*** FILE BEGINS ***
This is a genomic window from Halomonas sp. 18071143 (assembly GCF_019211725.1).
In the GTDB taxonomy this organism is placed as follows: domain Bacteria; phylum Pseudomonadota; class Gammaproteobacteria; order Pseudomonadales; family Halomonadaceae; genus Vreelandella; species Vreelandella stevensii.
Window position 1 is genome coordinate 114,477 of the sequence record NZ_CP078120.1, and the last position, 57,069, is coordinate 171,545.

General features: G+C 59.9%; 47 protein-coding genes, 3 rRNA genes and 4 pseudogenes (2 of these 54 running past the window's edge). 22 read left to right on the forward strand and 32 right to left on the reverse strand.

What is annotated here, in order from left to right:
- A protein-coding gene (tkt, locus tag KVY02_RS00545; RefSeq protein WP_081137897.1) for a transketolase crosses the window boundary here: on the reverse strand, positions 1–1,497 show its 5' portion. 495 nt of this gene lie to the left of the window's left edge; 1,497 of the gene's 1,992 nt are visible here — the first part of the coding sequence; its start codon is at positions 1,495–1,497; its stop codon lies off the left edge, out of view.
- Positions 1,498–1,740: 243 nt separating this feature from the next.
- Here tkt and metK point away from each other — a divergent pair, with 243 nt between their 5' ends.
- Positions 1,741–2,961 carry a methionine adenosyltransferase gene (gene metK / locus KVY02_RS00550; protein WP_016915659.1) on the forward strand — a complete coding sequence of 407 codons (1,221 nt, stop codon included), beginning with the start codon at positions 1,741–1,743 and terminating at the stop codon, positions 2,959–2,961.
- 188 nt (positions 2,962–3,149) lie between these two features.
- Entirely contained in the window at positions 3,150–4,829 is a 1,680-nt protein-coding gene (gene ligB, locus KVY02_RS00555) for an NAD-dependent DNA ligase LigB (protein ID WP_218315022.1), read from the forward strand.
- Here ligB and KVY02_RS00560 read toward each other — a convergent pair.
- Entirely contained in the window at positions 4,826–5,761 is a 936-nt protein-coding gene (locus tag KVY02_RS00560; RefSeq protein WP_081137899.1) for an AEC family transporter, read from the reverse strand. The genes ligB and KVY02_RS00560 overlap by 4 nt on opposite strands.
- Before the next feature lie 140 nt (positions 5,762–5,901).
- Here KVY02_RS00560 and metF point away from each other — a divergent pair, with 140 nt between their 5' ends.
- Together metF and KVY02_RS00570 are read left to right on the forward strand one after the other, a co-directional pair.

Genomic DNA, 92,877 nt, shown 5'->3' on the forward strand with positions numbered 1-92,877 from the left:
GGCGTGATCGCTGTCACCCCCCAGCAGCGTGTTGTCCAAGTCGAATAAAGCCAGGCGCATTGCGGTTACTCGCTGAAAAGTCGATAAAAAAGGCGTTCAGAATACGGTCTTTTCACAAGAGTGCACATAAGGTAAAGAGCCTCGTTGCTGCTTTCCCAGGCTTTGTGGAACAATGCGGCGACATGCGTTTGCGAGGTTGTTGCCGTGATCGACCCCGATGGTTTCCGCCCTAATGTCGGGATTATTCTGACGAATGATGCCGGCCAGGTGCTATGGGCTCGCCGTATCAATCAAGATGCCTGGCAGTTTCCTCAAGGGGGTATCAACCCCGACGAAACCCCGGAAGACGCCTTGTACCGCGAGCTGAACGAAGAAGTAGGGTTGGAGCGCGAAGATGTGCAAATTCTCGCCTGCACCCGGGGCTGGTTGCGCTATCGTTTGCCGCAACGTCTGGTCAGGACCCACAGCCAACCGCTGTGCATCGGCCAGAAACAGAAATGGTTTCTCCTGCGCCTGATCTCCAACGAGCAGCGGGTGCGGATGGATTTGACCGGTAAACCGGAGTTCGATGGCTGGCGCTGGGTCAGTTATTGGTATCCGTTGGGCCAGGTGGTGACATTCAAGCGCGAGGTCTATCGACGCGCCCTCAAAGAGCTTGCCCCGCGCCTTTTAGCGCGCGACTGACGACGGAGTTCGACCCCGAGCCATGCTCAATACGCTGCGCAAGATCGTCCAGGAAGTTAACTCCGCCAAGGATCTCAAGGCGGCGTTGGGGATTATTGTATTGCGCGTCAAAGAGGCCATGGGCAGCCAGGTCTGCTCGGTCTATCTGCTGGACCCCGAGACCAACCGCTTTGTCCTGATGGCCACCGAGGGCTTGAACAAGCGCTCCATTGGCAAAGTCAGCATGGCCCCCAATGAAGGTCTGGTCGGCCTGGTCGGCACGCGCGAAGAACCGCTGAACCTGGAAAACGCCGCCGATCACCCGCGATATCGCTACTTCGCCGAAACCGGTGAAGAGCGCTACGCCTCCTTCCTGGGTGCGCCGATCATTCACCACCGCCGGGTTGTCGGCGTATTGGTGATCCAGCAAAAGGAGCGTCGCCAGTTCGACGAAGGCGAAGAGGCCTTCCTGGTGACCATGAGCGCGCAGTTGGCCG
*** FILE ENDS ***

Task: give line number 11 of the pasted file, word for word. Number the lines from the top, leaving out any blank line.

- Entirely contained in the window at positions 3,150–4,829 is a 1,680-nt protein-coding gene (gene ligB, locus KVY02_RS00555) for an NAD-dependent DNA ligase LigB (protein ID WP_218315022.1), read from the forward strand.